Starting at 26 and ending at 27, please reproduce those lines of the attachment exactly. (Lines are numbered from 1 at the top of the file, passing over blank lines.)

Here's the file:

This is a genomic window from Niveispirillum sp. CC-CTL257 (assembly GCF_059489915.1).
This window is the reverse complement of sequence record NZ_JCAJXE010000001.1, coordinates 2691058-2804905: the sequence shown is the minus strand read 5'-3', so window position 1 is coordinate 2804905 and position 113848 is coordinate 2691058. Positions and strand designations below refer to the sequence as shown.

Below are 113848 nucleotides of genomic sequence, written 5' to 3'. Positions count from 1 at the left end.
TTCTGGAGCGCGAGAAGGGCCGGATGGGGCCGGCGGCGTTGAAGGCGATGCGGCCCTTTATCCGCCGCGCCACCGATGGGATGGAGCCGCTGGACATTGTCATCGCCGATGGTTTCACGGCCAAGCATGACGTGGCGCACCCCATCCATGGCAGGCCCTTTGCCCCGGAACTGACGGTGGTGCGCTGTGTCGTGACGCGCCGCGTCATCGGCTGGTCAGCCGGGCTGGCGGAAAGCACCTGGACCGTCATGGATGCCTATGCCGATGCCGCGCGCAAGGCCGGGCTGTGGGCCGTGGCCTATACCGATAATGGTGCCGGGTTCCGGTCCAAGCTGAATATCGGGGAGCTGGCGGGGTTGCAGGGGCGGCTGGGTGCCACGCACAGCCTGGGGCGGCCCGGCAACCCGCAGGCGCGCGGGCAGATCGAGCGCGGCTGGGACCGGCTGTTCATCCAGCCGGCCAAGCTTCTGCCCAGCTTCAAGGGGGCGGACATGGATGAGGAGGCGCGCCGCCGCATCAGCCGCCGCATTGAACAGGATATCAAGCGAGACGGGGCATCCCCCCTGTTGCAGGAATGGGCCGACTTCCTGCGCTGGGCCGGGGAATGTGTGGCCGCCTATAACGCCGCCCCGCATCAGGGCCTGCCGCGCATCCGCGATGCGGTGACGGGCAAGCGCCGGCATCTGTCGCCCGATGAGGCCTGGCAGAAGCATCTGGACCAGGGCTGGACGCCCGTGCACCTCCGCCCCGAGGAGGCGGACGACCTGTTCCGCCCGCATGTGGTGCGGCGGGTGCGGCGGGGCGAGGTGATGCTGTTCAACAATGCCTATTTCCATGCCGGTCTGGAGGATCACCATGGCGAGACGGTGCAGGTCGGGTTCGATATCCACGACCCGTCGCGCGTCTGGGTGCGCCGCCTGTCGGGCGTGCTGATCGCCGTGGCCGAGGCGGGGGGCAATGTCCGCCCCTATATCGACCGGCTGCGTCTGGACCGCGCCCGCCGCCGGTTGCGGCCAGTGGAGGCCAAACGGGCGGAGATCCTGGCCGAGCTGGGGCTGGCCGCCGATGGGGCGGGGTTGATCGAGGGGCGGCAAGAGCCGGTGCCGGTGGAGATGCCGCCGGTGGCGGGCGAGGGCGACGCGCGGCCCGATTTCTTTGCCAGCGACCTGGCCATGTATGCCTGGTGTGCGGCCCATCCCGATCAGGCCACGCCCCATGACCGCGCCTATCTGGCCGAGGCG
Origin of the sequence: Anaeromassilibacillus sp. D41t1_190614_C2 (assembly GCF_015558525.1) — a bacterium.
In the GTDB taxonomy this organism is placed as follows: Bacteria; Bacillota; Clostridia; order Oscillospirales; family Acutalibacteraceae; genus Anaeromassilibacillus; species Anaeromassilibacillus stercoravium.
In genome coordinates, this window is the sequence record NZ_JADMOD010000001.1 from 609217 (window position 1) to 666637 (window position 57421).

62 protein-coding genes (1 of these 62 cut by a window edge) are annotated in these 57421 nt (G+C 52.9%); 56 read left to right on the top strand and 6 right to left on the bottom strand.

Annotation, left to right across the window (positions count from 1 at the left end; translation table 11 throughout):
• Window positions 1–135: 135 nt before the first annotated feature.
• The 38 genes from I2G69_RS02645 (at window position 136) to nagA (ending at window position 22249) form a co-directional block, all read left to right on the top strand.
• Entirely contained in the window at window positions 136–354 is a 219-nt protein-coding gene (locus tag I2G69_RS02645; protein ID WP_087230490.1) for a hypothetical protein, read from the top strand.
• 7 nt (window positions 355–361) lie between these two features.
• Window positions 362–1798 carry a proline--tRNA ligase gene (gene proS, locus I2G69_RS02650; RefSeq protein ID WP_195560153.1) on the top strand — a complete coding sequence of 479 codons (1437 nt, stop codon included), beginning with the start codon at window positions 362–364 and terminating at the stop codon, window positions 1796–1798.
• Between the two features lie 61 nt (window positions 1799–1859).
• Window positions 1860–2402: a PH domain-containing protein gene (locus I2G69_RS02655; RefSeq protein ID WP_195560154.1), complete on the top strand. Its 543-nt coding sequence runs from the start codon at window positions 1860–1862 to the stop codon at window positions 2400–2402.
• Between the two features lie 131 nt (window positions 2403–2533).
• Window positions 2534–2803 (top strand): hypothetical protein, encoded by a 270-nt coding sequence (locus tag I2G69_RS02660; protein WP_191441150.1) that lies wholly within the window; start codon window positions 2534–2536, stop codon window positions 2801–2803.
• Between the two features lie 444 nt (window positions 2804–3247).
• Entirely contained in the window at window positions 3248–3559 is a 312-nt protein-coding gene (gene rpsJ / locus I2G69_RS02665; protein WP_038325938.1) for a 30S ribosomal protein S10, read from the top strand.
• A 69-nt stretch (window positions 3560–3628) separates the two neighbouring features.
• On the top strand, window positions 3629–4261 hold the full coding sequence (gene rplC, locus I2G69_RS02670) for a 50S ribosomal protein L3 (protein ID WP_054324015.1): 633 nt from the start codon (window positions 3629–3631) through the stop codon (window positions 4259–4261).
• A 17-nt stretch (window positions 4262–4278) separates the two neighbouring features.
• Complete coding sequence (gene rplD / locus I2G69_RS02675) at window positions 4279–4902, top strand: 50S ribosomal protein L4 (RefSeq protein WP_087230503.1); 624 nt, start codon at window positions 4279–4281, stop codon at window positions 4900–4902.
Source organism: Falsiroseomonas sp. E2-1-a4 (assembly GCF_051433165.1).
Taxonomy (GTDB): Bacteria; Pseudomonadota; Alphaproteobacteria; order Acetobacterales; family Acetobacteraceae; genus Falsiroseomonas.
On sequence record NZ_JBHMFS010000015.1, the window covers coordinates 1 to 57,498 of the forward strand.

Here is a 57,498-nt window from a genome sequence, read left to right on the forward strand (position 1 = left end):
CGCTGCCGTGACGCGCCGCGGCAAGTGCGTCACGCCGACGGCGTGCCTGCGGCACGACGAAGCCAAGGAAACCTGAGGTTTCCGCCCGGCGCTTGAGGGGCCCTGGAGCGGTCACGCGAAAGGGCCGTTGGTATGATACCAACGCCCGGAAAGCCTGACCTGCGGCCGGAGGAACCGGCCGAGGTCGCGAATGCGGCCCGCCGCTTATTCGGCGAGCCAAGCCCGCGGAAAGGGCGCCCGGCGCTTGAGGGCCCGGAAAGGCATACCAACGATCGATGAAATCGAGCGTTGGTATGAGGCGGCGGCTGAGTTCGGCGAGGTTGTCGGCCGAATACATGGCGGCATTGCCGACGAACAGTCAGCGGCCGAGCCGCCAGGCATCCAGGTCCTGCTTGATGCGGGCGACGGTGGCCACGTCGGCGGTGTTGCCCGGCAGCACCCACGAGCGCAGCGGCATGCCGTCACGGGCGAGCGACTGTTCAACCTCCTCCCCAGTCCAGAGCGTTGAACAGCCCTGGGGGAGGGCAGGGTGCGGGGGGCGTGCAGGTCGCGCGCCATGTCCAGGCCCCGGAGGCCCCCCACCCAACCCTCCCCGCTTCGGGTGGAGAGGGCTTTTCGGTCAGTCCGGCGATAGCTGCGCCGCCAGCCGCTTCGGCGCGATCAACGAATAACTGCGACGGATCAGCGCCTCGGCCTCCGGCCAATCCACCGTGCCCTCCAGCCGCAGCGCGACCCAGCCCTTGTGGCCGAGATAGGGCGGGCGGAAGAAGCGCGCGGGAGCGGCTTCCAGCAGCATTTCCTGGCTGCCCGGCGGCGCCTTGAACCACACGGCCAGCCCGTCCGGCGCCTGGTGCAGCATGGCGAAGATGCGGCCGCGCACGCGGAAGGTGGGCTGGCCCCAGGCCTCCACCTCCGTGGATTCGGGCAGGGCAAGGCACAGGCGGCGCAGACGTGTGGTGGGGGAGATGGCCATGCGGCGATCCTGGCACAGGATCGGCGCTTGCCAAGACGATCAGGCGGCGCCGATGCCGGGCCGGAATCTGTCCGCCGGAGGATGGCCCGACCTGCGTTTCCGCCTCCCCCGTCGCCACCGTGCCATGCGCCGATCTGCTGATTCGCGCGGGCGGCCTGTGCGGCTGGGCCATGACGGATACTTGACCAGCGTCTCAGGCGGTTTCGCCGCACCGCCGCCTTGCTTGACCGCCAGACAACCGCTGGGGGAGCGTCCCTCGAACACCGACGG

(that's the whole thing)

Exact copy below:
Taxonomy (GTDB): Bacteria; Pseudomonadota; Alphaproteobacteria; order Acetobacterales; family Acetobacteraceae; genus Falsiroseomonas.
On sequence record NZ_JBHMFS010000015.1, the window covers coordinates 1 to 57,498 of the forward strand.